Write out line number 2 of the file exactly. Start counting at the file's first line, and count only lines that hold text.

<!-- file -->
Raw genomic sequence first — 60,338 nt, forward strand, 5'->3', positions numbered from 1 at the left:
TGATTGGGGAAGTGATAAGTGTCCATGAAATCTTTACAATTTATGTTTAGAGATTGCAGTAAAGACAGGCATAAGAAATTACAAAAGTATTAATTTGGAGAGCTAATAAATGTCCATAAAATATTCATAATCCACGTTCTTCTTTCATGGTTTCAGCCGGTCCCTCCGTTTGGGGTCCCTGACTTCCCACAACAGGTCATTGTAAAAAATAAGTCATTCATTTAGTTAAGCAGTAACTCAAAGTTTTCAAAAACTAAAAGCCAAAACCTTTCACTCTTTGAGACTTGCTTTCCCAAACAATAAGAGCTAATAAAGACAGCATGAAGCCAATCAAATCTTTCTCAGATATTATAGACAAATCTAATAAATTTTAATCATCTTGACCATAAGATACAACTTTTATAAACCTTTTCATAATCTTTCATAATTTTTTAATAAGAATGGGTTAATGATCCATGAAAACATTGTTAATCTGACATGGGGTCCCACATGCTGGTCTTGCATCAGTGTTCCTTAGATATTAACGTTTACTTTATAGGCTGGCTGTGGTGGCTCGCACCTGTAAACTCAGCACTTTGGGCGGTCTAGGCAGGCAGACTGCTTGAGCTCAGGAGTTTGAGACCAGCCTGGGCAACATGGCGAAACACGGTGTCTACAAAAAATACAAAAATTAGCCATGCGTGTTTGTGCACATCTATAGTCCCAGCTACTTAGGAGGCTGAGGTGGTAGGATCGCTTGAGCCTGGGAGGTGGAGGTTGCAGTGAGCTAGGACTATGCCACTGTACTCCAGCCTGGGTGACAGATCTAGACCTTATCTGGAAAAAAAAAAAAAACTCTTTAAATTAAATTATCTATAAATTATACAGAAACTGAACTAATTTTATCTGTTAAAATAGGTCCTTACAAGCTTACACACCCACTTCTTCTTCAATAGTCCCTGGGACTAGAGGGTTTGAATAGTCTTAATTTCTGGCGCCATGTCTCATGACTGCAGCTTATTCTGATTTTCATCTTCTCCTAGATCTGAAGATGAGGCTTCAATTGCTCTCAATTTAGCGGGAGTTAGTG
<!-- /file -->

TGATTGGGGAAGTGATAAGTGTCCATGAAATCTTTACAATTTATGTTTAGAGATTGCAGTAAAGACAGGCATAAGAAATTACAAAAGTATTAATTTGGAGAGCTAATAAATGTCCATAAAATATTCATAATCCACGTTCTTCTTTCATGGTTTCAGCCGGTCCCTCCGTTTGGGGTCCCTGACTTCCCACAACAGGTCATTGTAAAAAATAAGTCATTCATTTAGTTAAGCAGTAACTCAAAGTTTTCAAAAACTAAAAGCCAAAACCTTTCACTCTTTGAGACTTGCTTTCCCAAACAATAAGAGCTAATAAAGACAGCATGAAGCCAATCAAATCTTTCTCAGATATTATAGACAAATCTAATAAATTTTAATCATCTTGACCATAAGATACAACTTTTATAAACCTTTTCATAATCTTTCATAATTTTTTAATAAGAATGGGTTAATGATCCATGAAAACATTGTTAATCTGACATGGGGTCCCACATGCTGGTCTTGCATCAGTGTTCCTTAGATATTAACGTTTACTTTATAGGCTGGCTGTGGTGGCTCGCACCTGTAAACTCAGCACTTTGGGCGGTCTAGGCAGGCAGACTGCTTGAGCTCAGGAGTTTGAGACCAGCCTGGGCAACATGGCGAAACACGGTGTCTACAAAAAATACAAAAATTAGCCATGCGTGTTTGTGCACATCTATAGTCCCAGCTACTTAGGAGGCTGAGGTGGTAGGATCGCTTGAGCCTGGGAGGTGGAGGTTGCAGTGAGCTAGGACTATGCCACTGTACTCCAGCCTGGGTGACAGATCTAGACCTTATCTGGAAAAAAAAAAAAAACTCTTTAAATTAAATTATCTATAAATTATACAGAAACTGAACTAATTTTATCTGTTAAAATAGGTCCTTACAAGCTTACACACCCACTTCTTCTTCAATAGTCCCTGGGACTAGAGGGTTTGAATAGTCTTAATTTCTGGCGCCATGTCTCATGACTGCAGCTTATTCTGATTTTCATCTTCTCCTAGATCTGAAGATGAGGCTTCAATTGCTCTCAATTTAGCGGGAGTTAGTG